23.02.2015 | nachricht Read more

Chicken Pox Virus May Be Linked to Serious Condition in the Elderly

A new study links the virus that causes chicken pox and shingles to a condition that inflames blood vessels on the temples and scalp in the elderly, called giant cell arteritis. The study is published in the February 18, 2015, online issue of Neurology®, the medical journal of the American Academy of Neurology. The condition can cause sudden blindness or stroke and can be life-threatening.

The varicella zoster virus, of the herpes virus family, can cause chicken pox and may reactivate later in life in the form of shingles, a very painful rash.

19.02.2015 | nachricht Read more

New study helps explain links between sleep loss and diabetes

Lack of sleep can elevate levels of free fatty acids in the blood, accompanied by temporary pre-diabetic conditions in healthy young men, according to new research published online February 19, 2015, in Diabetologia, the journal of the European Association for the Study of Diabetes.

The study, the first to examine the impact of sleep loss on 24-hour fatty acid levels in the blood, adds to emerging evidence that insufficient sleep--a highly...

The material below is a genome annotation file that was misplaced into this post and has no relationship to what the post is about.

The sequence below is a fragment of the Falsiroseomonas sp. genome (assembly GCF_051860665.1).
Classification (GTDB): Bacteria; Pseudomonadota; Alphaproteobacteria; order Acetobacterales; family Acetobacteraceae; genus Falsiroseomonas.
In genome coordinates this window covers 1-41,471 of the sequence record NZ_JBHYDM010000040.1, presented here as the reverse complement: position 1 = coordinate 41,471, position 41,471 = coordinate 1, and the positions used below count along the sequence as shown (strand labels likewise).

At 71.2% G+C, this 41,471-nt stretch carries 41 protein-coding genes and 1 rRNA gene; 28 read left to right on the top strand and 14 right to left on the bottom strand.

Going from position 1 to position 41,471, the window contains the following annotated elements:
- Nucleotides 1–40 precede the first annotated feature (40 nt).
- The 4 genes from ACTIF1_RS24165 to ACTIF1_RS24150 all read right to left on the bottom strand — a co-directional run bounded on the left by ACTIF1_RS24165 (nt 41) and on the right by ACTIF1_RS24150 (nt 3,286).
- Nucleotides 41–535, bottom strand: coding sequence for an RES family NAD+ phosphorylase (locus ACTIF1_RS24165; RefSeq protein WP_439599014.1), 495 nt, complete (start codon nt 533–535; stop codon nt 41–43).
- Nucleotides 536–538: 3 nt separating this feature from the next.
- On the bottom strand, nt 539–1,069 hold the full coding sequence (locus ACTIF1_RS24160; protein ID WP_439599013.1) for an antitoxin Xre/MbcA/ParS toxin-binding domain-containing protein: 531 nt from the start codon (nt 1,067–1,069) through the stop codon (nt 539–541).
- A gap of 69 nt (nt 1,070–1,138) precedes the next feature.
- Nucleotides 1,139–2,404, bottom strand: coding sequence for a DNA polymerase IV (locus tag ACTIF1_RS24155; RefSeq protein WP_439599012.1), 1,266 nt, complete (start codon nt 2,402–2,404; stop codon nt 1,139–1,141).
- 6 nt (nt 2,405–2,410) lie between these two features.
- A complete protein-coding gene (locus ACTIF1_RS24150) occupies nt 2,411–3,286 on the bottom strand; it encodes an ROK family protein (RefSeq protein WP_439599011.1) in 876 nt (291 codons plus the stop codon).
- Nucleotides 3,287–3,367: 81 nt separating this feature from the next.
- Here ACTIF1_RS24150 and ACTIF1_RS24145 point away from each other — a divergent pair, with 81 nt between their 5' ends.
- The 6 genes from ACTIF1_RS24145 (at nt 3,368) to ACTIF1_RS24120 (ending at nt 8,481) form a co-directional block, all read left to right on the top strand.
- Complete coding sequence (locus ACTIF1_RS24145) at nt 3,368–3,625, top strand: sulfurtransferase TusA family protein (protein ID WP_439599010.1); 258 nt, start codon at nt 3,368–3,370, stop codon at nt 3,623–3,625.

19.02.2015 | nachricht Read more

New study reveals how to improve chemotherapy use in prostate cancer

Next generation chemotherapy for prostate cancer has unique properties that could make it more effective earlier in treatment if confirmed in clinical trials

Prostate cancer is the second leading cause of cancer for men in the United States. Only one class of chemotherapy called taxanes is effective against the...

17.02.2015 | nachricht Read more

Global rainfall satellites require massive overhaul

Circling hundreds of miles above Earth, weather satellites are working round-the-clock to provide rainfall data that are key to a complex system of global flood prediction.

A new Cornell University study warns that the existing system of space-based rainfall observation satellites requires a serious overhaul. Particularly in many...

13.02.2015 | nachricht Read more

Stem Cell Transplants May Work Better than Existing Drug for Severe Multiple Sclerosis

Stem cell transplants may be more effective than the drug mitoxantrone for people with severe cases of multiple sclerosis (MS), according to a new study published in the February 11, 2015, online issue of Neurology®, the medical journal of the American Academy of Neurology.

The study involved 21 people whose disability due to MS had increased during the previous year even though they were taking conventional medications (also...

12.02.2015 | nachricht Read more

Patterns in sky brightness depend very strongly on location